“As we celebrate World Press Day 2018 on May 3, 2018, let’s all join hands together to ensure that Press Freedom is respected in Nigeria, Africa and the rest of the world,” Adeboye continued.

For more information about this press release, please contact Sodiq Alabi, Paradigm Initiative’s Communications Officer at

Expert Urges Citizens to Defend Digital Rights

By | Internet Freedom, Press Release

A digital rights expert, Tope Ogundipe has urged citizens of various African countries to use their power in the defense of digital rights and other human rights on the continent. Ogundipe, who serves as the Director of Programs at Paradigm Initiative, was speaking recently at a digital rights workshop organized by Paradigm Initiative and held in Yaounde, Cameroon.

Ogundipe, who facilitated several sessions at the workshop, said “Citizens cannot afford not to get involved in the advocacy in defense of digital rights. Digital rights are as important as other human rights, as the digital space has become a most important center for economic activities, access to emergency services and platform for exercising freedom of speech and free press”

“Citizens’ rights to express themselves online and offline, gather and disseminate information and ideas are important to the fate of democracy in Africa. Not only that, absence of data privacy and protection,  illegal and blanket surveillance, internet shutdowns, and other rights violation all impact negatively on democracy and the economic development of a country. It is the centrality of digital rights that makes them the business of all citizens,” Ogundipe said.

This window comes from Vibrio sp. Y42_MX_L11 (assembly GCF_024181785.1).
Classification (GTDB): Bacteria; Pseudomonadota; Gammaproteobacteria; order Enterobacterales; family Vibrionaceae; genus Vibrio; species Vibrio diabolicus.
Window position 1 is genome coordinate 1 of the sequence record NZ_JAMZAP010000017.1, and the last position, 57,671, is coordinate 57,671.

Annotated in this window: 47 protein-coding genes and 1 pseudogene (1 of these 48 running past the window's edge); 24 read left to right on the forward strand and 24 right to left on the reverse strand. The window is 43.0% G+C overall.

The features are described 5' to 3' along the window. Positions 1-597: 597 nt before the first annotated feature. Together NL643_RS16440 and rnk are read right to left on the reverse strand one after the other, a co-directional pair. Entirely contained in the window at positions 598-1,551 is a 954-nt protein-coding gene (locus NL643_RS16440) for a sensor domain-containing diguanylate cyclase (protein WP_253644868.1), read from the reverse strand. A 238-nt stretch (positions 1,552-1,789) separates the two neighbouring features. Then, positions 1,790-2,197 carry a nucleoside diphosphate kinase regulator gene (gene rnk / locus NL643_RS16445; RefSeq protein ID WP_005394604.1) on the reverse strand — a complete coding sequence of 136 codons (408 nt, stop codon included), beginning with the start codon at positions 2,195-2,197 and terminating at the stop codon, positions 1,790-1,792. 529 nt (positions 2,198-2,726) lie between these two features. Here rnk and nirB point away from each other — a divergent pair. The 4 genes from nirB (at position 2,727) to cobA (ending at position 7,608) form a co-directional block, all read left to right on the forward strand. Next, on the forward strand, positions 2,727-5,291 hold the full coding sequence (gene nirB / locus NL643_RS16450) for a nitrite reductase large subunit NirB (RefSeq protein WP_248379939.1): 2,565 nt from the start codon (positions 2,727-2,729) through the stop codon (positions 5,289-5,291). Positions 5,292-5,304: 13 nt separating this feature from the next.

Many African countries have recorded several cases of digital rights violations in the last few years. These include the 2017 internet shutdown in Cameroon, arrest, and persecution of bloggers and journalists in countries including Nigeria, Egypt, and Ethiopia. The absence of data privacy and protection law in the majority of the countries also make them an easy target of data breach and abuse.

The digital rights workshop is an initiative of Internews and Paradigm Initiative and received support from Cameroon-based Afro Leadership and Centre for Youth Education and Economic Development. The two inaugural workshops were held over a 4-day period between May 2 and May 6, 2018, and welcomed sixty participants from different regions of Cameroon. Resource persons at the workshop include Rigobert Kenmogne, Google Policy Fellow with Paradigm Initiative, Sodiq Alabi, the Communications Officer of Paradigm Initiative, Charlie Ngouno, the Founder of Afro Leadership, and ‘Gbenga Sesan, the Executive Director of Paradigm Initiative.